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Amino acid NAC for blushing?

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  • Amino acid NAC for blushing?

    Was on BBC breakfast programme that this has been proven to help with a load of anxiety disorders.

    On the programme was a women who pulled her hair out when nervous or anxious. She just couldn't help it and would pull strands of hair at a time in a nervous reaction. She has now been on NAC and hasn't pulled any hair since.

    She said that studies prove that a deficiency in this vitamin causes nervous type reactions in people. It is proven to be as, if not more, effective than taking a course of CBT. I'll try to find a link to the interview.

    Very interesting.

    Here you go: http://www.startribune.com/lifestyle...D3aPc:_Yyc:aUU
    Jamie1088
    Member
    Last edited by Jamie1088; 7 July 2009, 07:42 AM.

  • #2
    I tried taking NAC when I was first trialling vitamin D3 about 2 years ago. One of the supplements made me flush quite badly. Whilst I cant say 100% which one I would go for the NAC as I am now taking vitamin D3 by itself and that is okay.

    Sorry that was long winded

    Comment


    • #3
      Nac

      Has anyone had success using NAC?
      Doug

      Comment


      • #4
        Amino acid NAC for blushing?

        Long relegated to infrequent use in unusual circumstances, the amino acid-derived compound N-acetyl cysteine (NAC) has drawn increased scientific attention.
        NAC replenishes levels of the intracellular antioxidant glutathione (GSH), which is often deficient with advancing age and in chronic illness.
        NAC also regulates expression of scores of genes in the pathways that link oxidative stress to inflammation.
        These dual effects give NAC a unique role in the prevention and treatment of many common diseases, both acute and chronic.
        NAC can protect against avian influenza and more common seasonal flu symptoms.
        NAC reduces the frequency and duration of attacks of chronic obstructive pulmonary disease (COPD) and may slow the clinical course of idiopathic pulmonary fibrosis (IPF).
        NAC protects tissues from the effects of exercise-induced oxidative stress, adding value and safety to your workout.
        NAC improves insulin sensitivity in people with some of the most difficult-to-treat metabolic disorders.
        NAC blocks cancer development at virtually every step in the process, and through multiple mechanisms, making it an important cancer chemopreventive agent.
        NAC fights the stomach infection Helicobacter pylori on two fronts, inhibiting the organism’s growth while reducing production of inflammatory cytokines that can lead to gastritis and cancer.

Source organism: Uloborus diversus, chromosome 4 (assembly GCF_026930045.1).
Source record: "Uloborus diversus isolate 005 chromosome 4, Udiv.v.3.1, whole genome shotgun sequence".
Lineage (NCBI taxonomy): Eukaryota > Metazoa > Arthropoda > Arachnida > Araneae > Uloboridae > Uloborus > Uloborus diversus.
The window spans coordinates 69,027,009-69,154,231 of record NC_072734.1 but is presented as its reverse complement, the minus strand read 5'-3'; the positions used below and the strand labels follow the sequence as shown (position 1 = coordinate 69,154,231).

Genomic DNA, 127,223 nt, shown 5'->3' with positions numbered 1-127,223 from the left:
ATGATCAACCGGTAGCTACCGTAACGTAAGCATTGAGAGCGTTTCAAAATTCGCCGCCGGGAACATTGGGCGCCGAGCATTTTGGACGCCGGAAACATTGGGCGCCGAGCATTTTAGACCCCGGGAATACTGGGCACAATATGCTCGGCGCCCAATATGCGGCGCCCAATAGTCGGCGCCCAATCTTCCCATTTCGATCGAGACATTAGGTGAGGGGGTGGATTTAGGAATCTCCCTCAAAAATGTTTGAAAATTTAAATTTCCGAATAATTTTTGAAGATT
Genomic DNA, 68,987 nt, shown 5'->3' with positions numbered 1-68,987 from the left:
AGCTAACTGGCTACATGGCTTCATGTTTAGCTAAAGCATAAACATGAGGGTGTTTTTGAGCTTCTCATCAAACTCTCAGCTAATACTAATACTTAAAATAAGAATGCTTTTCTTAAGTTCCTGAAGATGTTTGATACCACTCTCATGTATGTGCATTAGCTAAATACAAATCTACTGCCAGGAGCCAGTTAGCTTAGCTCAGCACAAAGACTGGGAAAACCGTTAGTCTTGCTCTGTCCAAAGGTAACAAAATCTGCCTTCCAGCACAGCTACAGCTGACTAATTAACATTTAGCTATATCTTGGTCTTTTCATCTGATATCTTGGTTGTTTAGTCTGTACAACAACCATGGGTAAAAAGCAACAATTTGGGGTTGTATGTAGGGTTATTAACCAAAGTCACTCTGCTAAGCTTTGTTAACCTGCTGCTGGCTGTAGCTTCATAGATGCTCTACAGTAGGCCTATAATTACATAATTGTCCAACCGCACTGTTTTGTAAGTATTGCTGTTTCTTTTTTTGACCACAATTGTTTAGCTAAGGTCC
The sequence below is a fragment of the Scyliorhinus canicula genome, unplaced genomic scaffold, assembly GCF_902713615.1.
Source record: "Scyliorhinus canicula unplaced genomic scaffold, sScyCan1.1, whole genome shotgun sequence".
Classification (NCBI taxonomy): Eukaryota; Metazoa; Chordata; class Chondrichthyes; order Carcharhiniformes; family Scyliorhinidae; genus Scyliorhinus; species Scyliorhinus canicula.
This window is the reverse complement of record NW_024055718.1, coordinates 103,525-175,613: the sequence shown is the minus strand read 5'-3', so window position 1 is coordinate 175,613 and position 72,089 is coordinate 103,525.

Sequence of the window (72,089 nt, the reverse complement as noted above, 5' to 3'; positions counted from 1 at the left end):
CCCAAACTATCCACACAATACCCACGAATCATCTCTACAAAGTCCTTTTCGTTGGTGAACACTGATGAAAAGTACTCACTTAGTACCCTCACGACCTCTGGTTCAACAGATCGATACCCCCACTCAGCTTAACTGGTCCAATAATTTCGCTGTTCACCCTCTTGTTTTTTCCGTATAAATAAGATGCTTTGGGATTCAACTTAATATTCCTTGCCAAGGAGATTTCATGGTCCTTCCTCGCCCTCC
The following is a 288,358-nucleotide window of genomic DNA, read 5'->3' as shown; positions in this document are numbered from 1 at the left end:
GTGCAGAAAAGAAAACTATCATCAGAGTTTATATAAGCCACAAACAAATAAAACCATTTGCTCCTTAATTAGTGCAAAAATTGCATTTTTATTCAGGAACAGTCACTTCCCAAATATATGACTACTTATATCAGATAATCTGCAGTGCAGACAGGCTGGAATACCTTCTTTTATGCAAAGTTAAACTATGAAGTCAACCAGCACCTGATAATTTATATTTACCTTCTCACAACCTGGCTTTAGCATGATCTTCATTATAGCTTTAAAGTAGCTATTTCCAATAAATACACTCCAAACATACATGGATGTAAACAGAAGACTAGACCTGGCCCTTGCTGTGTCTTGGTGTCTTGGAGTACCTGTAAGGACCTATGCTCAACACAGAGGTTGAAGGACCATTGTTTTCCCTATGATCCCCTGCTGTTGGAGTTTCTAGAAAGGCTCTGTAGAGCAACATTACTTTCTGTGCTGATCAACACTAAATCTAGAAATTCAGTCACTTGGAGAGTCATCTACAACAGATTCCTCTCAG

Comment


        • #5
          Anyone have success with NAC?

          Originally posted by David147 View Post
          Long relegated to infrequent use in unusual circumstances, the amino acid-derived compound N-acetyl cysteine (NAC) has drawn increased scientific attention.
          NAC replenishes levels of the intracellular antioxidant glutathione (GSH), which is often deficient with advancing age and in chronic illness.
          NAC also regulates expression of scores of genes in the pathways that link oxidative stress to inflammation.
          These dual effects give NAC a unique role in the prevention and treatment of many common diseases, both acute and chronic.
          NAC can protect against avian influenza and more common seasonal flu symptoms.
          NAC reduces the frequency and duration of attacks of chronic obstructive pulmonary disease (COPD) and may slow the clinical course of idiopathic pulmonary fibrosis (IPF).
          NAC protects tissues from the effects of exercise-induced oxidative stress, adding value and safety to your workout.
          NAC improves insulin sensitivity in people with some of the most difficult-to-treat metabolic disorders.
          NAC blocks cancer development at virtually every step in the process, and through multiple mechanisms, making it an important cancer chemopreventive agent.
          NAC fights the stomach infection Helicobacter pylori on two fronts, inhibiting the organism’s growth while reducing production of inflammatory cytokines that can lead to gastritis and cancer.
          SOOO has anyone had success taking NAC? IF so, how much do you take?
          Doug

          Comment

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